Over spring break, Cornell students made Pakistani national news when they met with the country’s Prime Minister, the Chief of Military and the incoming ambassador to the United States.
Organized by Mohammad Zohair Javed grad and Shan-E- Ahmed grad, the trip was intended to give Cornell students a greater awareness about Pakistan beyond how the country is typically portrayed in the mainstream media, Javed said.
As a MPA candidate and Pakistani native, Javed said he recognized a lack of understanding about Pakistan among Cornellians.
“When I came to Cornell, I realized that there isn’t a great understanding of the country [Pakistan] or the dynamics of it in the U.S. — not to blame people per se it’s just what is out there in the media and the information that they consume,” Javed said.
“But I did find a lot of curiosity in my friends in the public administration program and the business school about Pakistan and about wanting to understand more,” he added. “I thought that I could do something for people here — for students here to experience the country.”
After learning about his fellow students’ curiosity about his home country, Javed decided to plan the nine-day trip. According to Javed, the trip was unaffiliated with the University since Cornell didn’t want to be associated because of Pakistan’s restrictions. As a result of this “understandable reason,” Javed said the organizers could only use word of mouth and informal marketing.
The group of 20 consisted of one undergraduate student, nine MPA students, five MBA students, two law school students, two Cornell Weill medical students and two Harvard Kennedy School alumni. During the trip, they visited Islamabad, Rawalpindi, Lahore, Hunza Valley and Mona.
Javed stressed that an important aspect of the trip is that it did not aim to promote a positive image of Pakistan, but rather to allow students to form their own image and understanding of the country away from the American media.
“Everything I knew about Pakistan was what Western media had impressed upon me,” said Brain Guo MBA ’19, a participant on the trip. “My perception was probably not different from most Americans: probably a pretty dangerous place, probably underdeveloped, and just a mystery in general.”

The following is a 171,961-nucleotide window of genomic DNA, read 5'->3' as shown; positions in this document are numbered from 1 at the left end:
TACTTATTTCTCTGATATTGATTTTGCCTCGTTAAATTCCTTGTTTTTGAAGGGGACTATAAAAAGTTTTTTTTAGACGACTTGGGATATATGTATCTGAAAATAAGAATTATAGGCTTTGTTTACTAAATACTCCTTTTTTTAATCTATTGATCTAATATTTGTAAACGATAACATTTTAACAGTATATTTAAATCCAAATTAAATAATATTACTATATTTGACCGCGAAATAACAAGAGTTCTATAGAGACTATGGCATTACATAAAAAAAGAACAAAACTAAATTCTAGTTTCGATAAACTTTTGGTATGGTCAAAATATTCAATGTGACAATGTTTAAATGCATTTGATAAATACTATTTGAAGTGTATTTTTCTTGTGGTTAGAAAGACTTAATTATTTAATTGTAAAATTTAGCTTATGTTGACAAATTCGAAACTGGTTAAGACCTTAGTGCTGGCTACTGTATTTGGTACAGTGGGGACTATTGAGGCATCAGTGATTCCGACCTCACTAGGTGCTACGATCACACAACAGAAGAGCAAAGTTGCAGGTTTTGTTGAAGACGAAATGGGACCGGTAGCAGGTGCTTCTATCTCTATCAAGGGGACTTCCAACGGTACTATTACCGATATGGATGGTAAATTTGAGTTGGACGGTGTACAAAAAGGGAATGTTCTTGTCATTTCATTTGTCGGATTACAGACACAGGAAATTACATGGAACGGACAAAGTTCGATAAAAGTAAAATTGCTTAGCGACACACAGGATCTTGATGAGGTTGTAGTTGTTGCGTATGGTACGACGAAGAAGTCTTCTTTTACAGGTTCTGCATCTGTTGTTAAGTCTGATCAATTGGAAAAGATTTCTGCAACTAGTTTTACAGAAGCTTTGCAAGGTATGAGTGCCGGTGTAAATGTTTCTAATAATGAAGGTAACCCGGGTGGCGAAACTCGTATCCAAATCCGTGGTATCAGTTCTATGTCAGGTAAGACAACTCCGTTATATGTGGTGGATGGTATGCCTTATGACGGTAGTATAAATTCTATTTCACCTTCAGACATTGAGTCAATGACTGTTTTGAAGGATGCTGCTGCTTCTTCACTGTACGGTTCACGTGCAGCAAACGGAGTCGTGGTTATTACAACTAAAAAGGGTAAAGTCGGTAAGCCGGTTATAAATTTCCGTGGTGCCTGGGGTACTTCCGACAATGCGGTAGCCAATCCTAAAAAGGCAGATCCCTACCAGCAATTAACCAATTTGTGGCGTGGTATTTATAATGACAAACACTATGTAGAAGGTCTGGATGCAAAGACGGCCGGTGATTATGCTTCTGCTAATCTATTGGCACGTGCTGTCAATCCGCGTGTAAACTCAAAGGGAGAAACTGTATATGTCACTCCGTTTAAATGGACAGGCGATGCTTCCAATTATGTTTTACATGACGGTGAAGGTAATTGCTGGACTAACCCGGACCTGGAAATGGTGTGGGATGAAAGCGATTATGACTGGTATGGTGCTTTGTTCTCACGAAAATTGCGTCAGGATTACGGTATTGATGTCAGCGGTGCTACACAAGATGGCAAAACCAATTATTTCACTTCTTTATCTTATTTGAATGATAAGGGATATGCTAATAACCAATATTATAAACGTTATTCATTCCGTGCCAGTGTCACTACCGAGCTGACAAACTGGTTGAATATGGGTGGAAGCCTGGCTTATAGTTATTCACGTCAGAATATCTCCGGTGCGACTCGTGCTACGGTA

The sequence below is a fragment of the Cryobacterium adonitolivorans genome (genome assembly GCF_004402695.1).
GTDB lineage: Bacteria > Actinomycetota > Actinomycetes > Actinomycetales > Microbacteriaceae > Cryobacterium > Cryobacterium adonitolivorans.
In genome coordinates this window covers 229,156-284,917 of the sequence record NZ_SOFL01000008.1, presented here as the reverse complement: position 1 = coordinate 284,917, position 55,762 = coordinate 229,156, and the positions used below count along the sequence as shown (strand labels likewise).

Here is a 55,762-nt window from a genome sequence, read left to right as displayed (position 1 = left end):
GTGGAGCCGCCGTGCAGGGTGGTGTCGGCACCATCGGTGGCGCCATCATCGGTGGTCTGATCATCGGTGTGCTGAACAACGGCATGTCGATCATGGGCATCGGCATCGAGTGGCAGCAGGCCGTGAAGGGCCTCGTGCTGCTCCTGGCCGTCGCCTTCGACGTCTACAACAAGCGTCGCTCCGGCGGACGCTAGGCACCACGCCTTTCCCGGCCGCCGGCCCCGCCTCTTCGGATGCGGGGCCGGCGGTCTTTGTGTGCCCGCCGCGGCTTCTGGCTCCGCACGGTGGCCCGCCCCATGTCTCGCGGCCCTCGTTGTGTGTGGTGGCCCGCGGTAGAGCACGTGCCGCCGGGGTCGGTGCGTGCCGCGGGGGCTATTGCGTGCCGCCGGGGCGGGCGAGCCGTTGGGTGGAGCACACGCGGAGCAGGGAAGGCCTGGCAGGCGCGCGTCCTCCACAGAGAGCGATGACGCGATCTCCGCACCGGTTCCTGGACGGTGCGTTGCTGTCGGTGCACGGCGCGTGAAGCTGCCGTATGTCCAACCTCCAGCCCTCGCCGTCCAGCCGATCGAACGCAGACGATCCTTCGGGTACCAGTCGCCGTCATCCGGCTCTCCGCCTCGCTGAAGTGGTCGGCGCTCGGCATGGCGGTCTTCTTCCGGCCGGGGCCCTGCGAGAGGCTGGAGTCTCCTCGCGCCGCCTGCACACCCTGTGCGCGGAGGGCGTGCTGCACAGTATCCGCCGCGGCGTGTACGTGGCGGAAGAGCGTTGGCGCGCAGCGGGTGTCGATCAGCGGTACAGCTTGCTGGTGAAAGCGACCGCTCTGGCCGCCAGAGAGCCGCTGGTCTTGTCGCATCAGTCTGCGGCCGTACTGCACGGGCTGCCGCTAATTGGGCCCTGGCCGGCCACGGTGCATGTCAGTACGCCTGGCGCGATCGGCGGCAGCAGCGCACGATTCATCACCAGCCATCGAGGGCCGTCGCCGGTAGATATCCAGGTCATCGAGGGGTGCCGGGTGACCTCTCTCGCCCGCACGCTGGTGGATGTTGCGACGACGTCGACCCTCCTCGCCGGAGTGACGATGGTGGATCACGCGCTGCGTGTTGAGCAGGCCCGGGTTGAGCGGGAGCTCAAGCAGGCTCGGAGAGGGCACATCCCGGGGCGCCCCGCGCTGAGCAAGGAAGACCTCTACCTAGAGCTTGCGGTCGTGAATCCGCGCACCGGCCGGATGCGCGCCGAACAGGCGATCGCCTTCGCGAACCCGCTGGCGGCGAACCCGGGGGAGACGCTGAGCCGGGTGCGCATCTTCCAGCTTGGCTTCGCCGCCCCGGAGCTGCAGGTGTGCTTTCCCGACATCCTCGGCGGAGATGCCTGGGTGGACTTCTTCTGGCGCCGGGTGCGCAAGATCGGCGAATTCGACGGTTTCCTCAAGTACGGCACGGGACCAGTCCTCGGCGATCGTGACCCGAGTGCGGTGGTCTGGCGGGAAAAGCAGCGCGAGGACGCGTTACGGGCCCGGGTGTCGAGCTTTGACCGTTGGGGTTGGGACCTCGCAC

These existing opinions brought challenges for the trip’s organizers, as they had to address the safety concerns of the students. Javed explained that ensuring students that it would be a safe trip was a challenge that they had to — and did — surmount.
“Before going, I got a lot of questions about safety and whether I should be concerned about the threat of terrorism there,” said Megan Goyette ’21, another student on the trip. “After September 11, Americans tend to view Pakistan as a nation harboring terrorists, but this could not be farther from the truth. Every Pakistani I met was appalled at terrorism, believes in human rights and desires peace more than most Americans I know.”
Javed noted the overall hospitality of the country as one of the most memorable highlights from the trip.
“Just seeing that streak of hospitality throughout was memorable for me because I was apprehensive about even one person saying something bad, that wouldn’t leave a good impression,” he said.
Another highlight of the trip was meeting the Prime Minister of the country, according to Javed and Goyette.
In order to set up this special meeting, Javed reached out to Cornell alumnus Ali Jehangir Siddiqui, who is a Special Assistant to the Prime Minister of Pakistan and was recently appointed as an ambassador to the U.S., through his Cornell email address. After agreeing to meet with the students, Siddiqui put Javed in contact with the Prime Minister’s office.
The Cornell students’ visit made headlines on national Pakistani news. In their informal meeting, the Prime Minister spoke about how terrorism has affected the country, according to the Dunya News.
Additionally, the Cornell students listened to Ali Jehangir Siddiqui — a Special Assistant to the Prime Minister of Pakistan — who was recently appointed as an ambassador to the U.S
More highlights from the trip included meeting with the Chief of the Military and visiting remote northern areas of Pakistan, home to five of the world’s highest peaks.
In the meeting with the Chief of the Military, he stressed that irrespective of current U.S.-Pakistani relations, it is the youth of both countries that the two nations should focus on, according to Javed.
In the end, many students left Pakistan with a greater understanding and appreciation for the country.
“We had the opportunity to meet with a diverse group of people from various backgrounds while we were there and one thing that was consistently brought up in conversation was the belief that they have been harshly misrepresented by the United States,” Goyette said.
“I think there is a lot of truth to this,” she added. “We as Americans need to broaden our perspectives and actively seek a better understanding of Pakistan and its neighbors.”